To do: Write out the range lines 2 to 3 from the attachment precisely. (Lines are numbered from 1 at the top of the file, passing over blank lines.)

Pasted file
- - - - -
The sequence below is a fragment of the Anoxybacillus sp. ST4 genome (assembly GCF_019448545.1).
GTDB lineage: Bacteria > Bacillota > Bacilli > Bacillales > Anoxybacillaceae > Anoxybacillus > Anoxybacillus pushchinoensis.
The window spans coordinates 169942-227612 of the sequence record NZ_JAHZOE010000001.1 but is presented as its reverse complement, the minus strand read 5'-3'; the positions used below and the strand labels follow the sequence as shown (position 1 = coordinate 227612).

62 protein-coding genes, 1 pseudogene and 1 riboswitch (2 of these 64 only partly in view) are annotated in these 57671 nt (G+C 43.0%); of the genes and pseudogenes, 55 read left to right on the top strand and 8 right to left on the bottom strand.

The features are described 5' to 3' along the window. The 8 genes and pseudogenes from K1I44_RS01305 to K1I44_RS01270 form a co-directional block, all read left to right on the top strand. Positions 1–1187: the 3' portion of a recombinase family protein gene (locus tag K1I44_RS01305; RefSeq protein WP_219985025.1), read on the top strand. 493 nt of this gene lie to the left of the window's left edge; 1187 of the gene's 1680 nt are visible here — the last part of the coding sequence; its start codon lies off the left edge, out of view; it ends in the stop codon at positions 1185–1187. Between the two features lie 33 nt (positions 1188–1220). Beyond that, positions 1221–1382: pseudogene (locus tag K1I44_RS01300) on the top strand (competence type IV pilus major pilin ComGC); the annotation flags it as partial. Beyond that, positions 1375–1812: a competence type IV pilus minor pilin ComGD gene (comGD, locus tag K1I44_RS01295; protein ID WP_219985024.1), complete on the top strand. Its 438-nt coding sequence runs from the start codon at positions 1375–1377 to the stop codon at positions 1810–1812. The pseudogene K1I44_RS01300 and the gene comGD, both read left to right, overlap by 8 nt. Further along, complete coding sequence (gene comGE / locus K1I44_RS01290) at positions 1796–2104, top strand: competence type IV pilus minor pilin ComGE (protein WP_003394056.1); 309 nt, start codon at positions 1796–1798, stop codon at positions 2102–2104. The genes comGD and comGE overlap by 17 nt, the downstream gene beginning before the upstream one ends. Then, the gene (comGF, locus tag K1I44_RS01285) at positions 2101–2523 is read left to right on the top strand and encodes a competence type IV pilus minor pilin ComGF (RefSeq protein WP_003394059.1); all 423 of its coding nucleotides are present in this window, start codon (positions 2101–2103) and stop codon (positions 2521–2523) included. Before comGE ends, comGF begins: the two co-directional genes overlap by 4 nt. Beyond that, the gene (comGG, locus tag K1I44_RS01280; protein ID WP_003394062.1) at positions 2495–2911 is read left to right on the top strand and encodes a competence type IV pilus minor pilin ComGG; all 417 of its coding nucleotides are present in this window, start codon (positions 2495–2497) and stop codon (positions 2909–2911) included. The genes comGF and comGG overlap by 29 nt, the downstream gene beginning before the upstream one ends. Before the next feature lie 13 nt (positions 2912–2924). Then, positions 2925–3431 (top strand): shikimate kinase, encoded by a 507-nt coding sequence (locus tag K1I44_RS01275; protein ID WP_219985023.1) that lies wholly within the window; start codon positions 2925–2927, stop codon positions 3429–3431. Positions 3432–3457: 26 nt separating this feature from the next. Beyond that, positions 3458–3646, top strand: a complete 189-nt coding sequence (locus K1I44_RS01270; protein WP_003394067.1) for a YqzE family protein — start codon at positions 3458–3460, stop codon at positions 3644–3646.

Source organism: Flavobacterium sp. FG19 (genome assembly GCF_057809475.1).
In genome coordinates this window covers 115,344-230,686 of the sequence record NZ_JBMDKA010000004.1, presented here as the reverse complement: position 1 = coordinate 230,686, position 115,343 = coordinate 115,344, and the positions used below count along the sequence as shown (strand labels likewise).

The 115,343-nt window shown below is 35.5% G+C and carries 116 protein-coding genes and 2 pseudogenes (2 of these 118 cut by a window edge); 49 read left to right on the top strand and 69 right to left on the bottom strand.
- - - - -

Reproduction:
GTDB lineage: Bacteria > Bacillota > Bacilli > Bacillales > Anoxybacillaceae > Anoxybacillus > Anoxybacillus pushchinoensis.
The window spans coordinates 169942-227612 of the sequence record NZ_JAHZOE010000001.1 but is presented as its reverse complement, the minus strand read 5'-3'; the positions used below and the strand labels follow the sequence as shown (position 1 = coordinate 227612).